Languages are born and evolve with time. Reasons might be political, social, or psychological. A living language always welcomes words from other languages. If it doesn’t do so, it will die like Latin, Greek, and Sanskrit. Urdu has generously accepted words from Sanskrit, Persian, Arabic and English and it will keep doing so.
    I have nothing against Hindi and I like watching Hindi movies. But please don’t say Urdu is a dialect of Hindi. It is a language on it’s own. I am a proud speaker of Urdu:)Recommend

  • =A=

    @linguist @Sonia: Glad to see atleast some of us have pride in our language, as compared to the mostly confused lot. Recommend

  • rz

    I’m from Pakistan and i work with few Indians, I often make an attempt to speak Hindi with them and in the end we just have a good laugh :-) Somehow i feel few Indians also feel that pure Hindi is funny as we Pakistani feel the Pure Urdu is funny . Recommend

  • Sonia

    @anwar suhail:
    I was least interested in trying to impress you- and now I understand y people have problems deciding about the languages- coz they cannot even distinguish whether a tone is dictatorial or narrative!

    Did I put a gun to your head to make you accept some thing? so if you feel guilt- it is something within you- and if you feel victimized- it is again your own issue mister- don’t blame others for your feelings coz if you have REALIZED something and DO NOT want to do anything about it- all I can say is I feel sorry for your predicament!Recommend

  • Sonia

    @gp65:

    I did not say there was NO derivation from Sanskrit!
    What I said was Urdu developed more on Arabic and Persian lines- while pure Hindi is more Sanskrit based!

    If both languages were so similar I would be able to understand shudh Hindi as well as I understand Urdu and consequently Sanskrit- which I cannot- while I know Arabic and Persian which were easier to grasp since Urdu was a basic language!
    I talk from experience.Recommend

  • =A=

    To all the dimwits proposing they are same, please tell me would a hindi speaker understand this:

    yak nazar besh naheeN fursat-e-hastee ghaafil
    garmi-e-bazm hai ik raqs-e-sharar hone tak

    This is Ghalib btw, to all the uneducated ignoramuses.Recommend

  • Sridhar

    @nahmed:
    I agree. these movies should be called urdu movies, especially the ones made till the late 60s but then there is so much in common between urdu and hindi that most people watching the movies would not care.
    Until 1947, urdu was the official language in North and used in courts. Both hindus and muslims learnt this language. Few learnt hindi. Muslim league communalised the language calling Urdu a muslim language. India then chose hindi as an alternate language and help popularize it. Hindi is tremendously popular in India but urdu lives on in Bollywood and among the Indian muslims.
    Calling bollywood movies as Urdu movies would not have been politically correct. Secular enviornment soon after independence fostered under leadership of Nehru meant that many muslim writers (like Sahir, Majrroh etc) continued to write in urdu for the movies making these movies tremendously popular among the masses. Usually the dialogues are kept easy to understand, reserving difficult urdu words for the songs. Javed Akhtar once remarked that most Indias think Urdu starts where the words become difficult to understand!
    In India, Urdu is one of the national languages and is spoken in many states and is official langage of at least 2 states (J and K and UP). No Indian would get the kind of jitters i am witnessing in Pakistan if his/her child were to speak in chaste urdu. OTOH, he may feel proud.Recommend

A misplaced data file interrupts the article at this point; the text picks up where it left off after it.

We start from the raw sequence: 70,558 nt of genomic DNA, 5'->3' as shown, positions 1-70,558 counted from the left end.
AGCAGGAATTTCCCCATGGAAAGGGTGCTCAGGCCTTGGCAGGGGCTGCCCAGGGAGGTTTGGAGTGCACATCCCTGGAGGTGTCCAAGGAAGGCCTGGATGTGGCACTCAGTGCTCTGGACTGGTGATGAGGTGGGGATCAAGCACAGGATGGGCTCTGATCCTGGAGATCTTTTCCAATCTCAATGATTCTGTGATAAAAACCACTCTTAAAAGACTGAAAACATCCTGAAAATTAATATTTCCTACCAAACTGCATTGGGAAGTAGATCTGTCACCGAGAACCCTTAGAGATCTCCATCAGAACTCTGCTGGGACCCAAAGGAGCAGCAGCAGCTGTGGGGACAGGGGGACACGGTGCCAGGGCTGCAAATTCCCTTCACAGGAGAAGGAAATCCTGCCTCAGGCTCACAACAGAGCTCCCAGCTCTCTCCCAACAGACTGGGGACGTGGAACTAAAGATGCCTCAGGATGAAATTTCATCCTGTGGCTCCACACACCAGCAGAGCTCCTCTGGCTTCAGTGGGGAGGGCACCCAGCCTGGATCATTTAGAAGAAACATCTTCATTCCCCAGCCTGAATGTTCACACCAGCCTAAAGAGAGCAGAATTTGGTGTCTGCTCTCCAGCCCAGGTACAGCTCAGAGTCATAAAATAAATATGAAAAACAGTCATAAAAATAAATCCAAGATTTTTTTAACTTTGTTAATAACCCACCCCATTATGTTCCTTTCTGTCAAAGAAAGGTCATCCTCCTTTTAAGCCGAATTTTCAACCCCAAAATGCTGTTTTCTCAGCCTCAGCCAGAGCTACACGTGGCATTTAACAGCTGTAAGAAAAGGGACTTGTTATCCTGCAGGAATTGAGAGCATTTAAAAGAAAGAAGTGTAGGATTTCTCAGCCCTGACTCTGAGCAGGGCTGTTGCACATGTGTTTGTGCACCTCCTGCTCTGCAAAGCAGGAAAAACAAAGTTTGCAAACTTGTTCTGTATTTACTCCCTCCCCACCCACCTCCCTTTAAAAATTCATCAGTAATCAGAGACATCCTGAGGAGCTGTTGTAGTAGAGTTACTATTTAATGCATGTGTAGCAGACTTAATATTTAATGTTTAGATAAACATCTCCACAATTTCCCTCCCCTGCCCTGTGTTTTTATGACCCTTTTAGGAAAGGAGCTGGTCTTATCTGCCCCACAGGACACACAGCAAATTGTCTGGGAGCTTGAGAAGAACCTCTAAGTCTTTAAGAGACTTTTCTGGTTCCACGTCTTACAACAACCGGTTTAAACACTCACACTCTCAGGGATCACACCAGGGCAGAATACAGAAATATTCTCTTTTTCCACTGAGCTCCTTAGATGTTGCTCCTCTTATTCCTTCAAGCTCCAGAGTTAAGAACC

• Tahir Rizwan Pk

    It is purely natural evolution. We should grow up now and stop cultural hate mongering in a changing world. The real problem with Urdu is that it did the butchering of Punjabi.and it was not natural.It was enforced by those at the helms of affairs. I am Masters in Urdu Literature and I love it and adab e aalia. But at the same I am a Punjabi and slaughter of Punjabi at the cost of Urdu is more worrisome than the ‘inclusion’ of some Hindi words that our children may learn. i didn’t include Pashto,Sindhi and Balochi because Punjabi is the only one who bore the brunt of Urdu domination.Those languages are proudly spoken by the native speakers.
    @ Zaid Hamid
    It is pure treat to have u here. The original one can’t be better. It is media war-fare planned by Jews.hahahaha.Honestly I am unable to understand ‘what is the problem of these Jews (as they are always busy in planning to destroy Pakistan and don’t concentrate upon their business)’ and how the ‘Jews’ come into this Pakistani paranoia and neurosis.
    @ All Pundits here
    It is very encouraging to see a healthy debate here. It seems that Indians and Pakistanis can look at things without slanted eyes in modern world. May be the social media becomes a panacae against hatred and animosity in near future.Recommend

  • anwar suhail

    S@Tahir Rizwan Pk:
    I’m in full agreement. This language has caused enough damage to our country.Recommend

  • bmniac

    Humaira
    As an amateur etymologist and a multilingual person, i think your balanced comments were both precise and appropriateRecommend

  • Sreenath

    Forgive me for my ignorance. But I thought Hindi and Urdu were the same languages with different scripts. Recommend

  • anwar suhail

    @Sreenath:
    No u r not ignorant. Urdu and Hindi ARE same languages but with different script.Recommend

  • Sreenath

    @anwar suhail:
    Then what is the author so worried about? Speaking in Hindi means you are able to speak in Urdu also right?Recommend

  • anwar suhail

    @Sreenath:
    Perhaps he is a simple guy.
    Should fine find something meaningful and worth to worry about.
    Our media uses Hindi words in news headline. Beautiful Sanskrit words are and always have been part and parcel of Urdu literature. Nation loves Indian songs and films.
    Puritanical approach in Urdu isn’t possible. Take away Sanskrit, Persian and Arabic words out of Urdu and our language will vanish.
    Urdu is and will remain language of communication, nothing less nothing more.Recommend